Plastic bottles are “chocking” Greek islands
Serious effects on the environment due to overconsumption of bottles in popular tourist destinations – Over one million consumed in August alone in Santorini
In the darkest colors, Bloomberg presents the dependence of popular, Greek, arid islands (Aegina, Patmos, Santorini) on plastic bottles of water to meet the needs of their residents and the millions of visitors who choose them every summer for their holidays, leaving money in the Greek economy, but at the same time burdening the islands with their environmental footprint.
According to the publication, it is estimated that each visitor consumes an average of nine plastic bottles of one and a half liters of water for their stay, which means that for Santorini – which only in August 2021 reached 136,523 international arrivals – they consumed 1,228,707 plastic bottles. , which then need to be properly managed to end up in recycling rather than on the seabed or landfills.
In a meeting with the Minister of Tourism in October, the mayor of Santorini Antonis Sigalas discussed a strategic plan for the island with proposed actions in order to achieve sustainable tourism development related to, among other things, integrated waste management. “I do not think that the image presented by the article is in line with the image of Santorini, which last year and this year was cleaner than ever,” Dimitris Kampanos, associate of the mayor of Santorini and manager of the organization “Dive in Action” told “NEA”. »Which assists the municipal authority in environmental actions.
“In Santorini we are at a very good level in terms of recycling. The municipality has started with the Recycling Center for the Sorting of Recyclable Materials since 2014 and every year it increases the quantity it collects. I’m happy but people have not yet matured enough to make it work.
Also, the municipality has made great progress in integrated waste management. We will have a Waste Management Plant with the aim of the smallest residue. We have now reached the first approval of funding. Plastic Free Santorini is a campaign we are running, – beginning and end of the season – so that we have a complete picture and records of where we are as a municipality that cooperates with various organizations, such as ours, which also underwater underwater cleaning. At the same time, we are running campaigns that explain to the world that it must remove the disposable plastic from its life.”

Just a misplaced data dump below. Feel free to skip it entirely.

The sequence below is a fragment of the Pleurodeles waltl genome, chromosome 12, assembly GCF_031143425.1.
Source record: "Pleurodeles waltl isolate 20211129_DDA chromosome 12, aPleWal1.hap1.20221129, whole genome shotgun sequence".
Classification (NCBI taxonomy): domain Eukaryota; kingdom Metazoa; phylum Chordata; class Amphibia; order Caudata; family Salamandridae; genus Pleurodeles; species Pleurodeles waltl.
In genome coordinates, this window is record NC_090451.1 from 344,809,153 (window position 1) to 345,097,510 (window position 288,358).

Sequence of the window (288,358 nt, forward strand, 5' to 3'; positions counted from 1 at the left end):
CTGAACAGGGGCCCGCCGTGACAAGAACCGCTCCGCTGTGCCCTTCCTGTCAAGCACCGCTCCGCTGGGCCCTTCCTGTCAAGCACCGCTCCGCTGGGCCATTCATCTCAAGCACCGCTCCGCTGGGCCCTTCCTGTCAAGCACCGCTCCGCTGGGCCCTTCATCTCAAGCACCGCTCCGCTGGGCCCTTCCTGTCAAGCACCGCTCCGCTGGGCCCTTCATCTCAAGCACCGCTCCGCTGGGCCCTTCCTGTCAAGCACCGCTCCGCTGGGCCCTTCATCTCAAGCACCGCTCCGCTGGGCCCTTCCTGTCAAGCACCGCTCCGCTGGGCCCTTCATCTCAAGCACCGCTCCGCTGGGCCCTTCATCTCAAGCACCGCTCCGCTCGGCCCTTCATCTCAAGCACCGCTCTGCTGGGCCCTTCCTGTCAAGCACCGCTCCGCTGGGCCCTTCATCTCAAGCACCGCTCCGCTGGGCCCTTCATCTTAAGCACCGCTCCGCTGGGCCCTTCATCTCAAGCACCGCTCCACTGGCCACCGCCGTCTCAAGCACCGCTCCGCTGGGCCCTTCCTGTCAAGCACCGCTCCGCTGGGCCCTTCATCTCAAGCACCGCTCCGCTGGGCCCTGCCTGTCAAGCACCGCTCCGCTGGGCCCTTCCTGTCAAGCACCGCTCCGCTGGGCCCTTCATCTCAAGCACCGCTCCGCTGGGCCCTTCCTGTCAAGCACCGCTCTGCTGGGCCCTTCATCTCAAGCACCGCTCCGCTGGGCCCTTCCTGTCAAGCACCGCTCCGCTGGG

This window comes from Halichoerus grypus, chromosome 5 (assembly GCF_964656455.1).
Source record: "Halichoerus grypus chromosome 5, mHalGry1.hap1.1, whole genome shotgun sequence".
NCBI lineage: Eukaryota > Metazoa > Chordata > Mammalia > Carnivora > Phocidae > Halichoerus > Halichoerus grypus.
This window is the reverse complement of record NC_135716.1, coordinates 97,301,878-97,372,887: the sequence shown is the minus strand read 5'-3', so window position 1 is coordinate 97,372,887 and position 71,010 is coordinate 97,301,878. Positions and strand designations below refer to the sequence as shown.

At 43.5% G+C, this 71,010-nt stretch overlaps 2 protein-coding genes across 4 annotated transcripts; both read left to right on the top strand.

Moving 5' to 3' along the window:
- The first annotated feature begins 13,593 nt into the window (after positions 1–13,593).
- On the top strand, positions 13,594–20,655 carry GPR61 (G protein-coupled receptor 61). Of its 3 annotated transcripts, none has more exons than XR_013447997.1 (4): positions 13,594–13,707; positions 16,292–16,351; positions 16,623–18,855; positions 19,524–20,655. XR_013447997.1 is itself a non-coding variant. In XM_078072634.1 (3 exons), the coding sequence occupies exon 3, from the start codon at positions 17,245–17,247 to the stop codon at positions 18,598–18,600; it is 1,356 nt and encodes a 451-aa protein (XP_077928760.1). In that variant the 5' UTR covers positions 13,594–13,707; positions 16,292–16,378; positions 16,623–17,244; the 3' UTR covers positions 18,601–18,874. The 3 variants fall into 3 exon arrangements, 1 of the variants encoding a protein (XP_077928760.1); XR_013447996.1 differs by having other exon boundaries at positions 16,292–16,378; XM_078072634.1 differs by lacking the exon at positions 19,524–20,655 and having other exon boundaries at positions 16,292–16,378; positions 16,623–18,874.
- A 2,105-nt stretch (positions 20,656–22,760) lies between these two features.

Regarding the bet of each municipal authority to break the dependence on imported water in plastic bottles, Santorini is trying with a series of projects to meet the self-sufficiency in drinking water for each area on the island. “The desalination plants have been operating for over 10 years. The municipal water company is already doing a very good job in order to bring desalinated drinking water to all the houses with the network.
There are also stations in at least seven places where you can refill. Oia has had a desalination plant since before 2002. The rest of the island has been covered with stations but it has certainly not reached all the shops. Also, in Santorini, the largest desalination plant in Europe is being built, with a total production capacity of 5,000 cubic meters of drinking water per day, which will cover the water needs of the settlements of Kamari, Episkopi Gonia, Exo Gonia, Pyrgos Kallistis, Megalochori, Mesaros, Parasaria, Messaria . Almost the whole island. “When the project is completed, no one will have a reason to use bottled water”, says Dimitris Kampanos, informing that for 2021, 17 disposable plastic-targeted actions have been implemented with 11 submarine and six coastal environmental clean-ups.
“It takes a generation to change the habits of an island,” said Eleftherios Pentes, mayor of Patmos, and rightly so as Greece – and especially the islands that are more “addicted” to bottled water with one of the highest per capita consumption in the world and Europe – it will take something stronger than raising public awareness to break free of plastic water bottles, whose sales seem to have been revived by the pandemic.